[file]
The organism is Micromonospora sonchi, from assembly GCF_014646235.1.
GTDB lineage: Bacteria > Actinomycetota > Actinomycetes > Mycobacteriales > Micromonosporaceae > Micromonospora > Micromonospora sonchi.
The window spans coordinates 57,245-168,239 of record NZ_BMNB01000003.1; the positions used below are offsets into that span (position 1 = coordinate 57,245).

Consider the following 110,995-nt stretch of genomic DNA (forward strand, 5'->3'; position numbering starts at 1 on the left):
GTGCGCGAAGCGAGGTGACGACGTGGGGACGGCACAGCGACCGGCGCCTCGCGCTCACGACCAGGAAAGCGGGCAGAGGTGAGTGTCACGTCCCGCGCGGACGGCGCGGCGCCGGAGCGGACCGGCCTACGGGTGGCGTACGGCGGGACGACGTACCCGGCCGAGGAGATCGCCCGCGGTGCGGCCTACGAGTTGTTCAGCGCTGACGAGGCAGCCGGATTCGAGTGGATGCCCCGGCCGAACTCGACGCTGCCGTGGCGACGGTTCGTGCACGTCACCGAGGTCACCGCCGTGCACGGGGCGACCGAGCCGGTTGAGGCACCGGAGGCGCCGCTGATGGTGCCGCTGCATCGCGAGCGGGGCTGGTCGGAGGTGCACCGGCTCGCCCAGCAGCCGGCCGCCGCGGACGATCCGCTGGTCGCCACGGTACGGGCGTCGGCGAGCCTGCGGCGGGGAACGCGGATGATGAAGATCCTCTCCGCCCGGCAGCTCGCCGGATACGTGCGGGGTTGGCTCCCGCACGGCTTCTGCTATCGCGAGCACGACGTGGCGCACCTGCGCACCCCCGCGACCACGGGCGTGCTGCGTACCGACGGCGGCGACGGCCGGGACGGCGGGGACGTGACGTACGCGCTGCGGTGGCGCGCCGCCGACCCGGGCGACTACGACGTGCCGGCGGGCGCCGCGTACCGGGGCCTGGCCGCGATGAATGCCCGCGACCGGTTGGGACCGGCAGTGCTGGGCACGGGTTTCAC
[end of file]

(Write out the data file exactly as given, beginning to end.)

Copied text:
The organism is Micromonospora sonchi, from assembly GCF_014646235.1.
GTDB lineage: Bacteria > Actinomycetota > Actinomycetes > Mycobacteriales > Micromonosporaceae > Micromonospora > Micromonospora sonchi.
The window spans coordinates 57,245-168,239 of record NZ_BMNB01000003.1; the positions used below are offsets into that span (position 1 = coordinate 57,245).

Consider the following 110,995-nt stretch of genomic DNA (forward strand, 5'->3'; position numbering starts at 1 on the left):
GTGCGCGAAGCGAGGTGACGACGTGGGGACGGCACAGCGACCGGCGCCTCGCGCTCACGACCAGGAAAGCGGGCAGAGGTGAGTGTCACGTCCCGCGCGGACGGCGCGGCGCCGGAGCGGACCGGCCTACGGGTGGCGTACGGCGGGACGACGTACCCGGCCGAGGAGATCGCCCGCGGTGCGGCCTACGAGTTGTTCAGCGCTGACGAGGCAGCCGGATTCGAGTGGATGCCCCGGCCGAACTCGACGCTGCCGTGGCGACGGTTCGTGCACGTCACCGAGGTCACCGCCGTGCACGGGGCGACCGAGCCGGTTGAGGCACCGGAGGCGCCGCTGATGGTGCCGCTGCATCGCGAGCGGGGCTGGTCGGAGGTGCACCGGCTCGCCCAGCAGCCGGCCGCCGCGGACGATCCGCTGGTCGCCACGGTACGGGCGTCGGCGAGCCTGCGGCGGGGAACGCGGATGATGAAGATCCTCTCCGCCCGGCAGCTCGCCGGATACGTGCGGGGTTGGCTCCCGCACGGCTTCTGCTATCGCGAGCACGACGTGGCGCACCTGCGCACCCCCGCGACCACGGGCGTGCTGCGTACCGACGGCGGCGACGGCCGGGACGGCGGGGACGTGACGTACGCGCTGCGGTGGCGCGCCGCCGACCCGGGCGACTACGACGTGCCGGCGGGCGCCGCGTACCGGGGCCTGGCCGCGATGAATGCCCGCGACCGGTTGGGACCGGCAGTGCTGGGCACGGGTTTCAC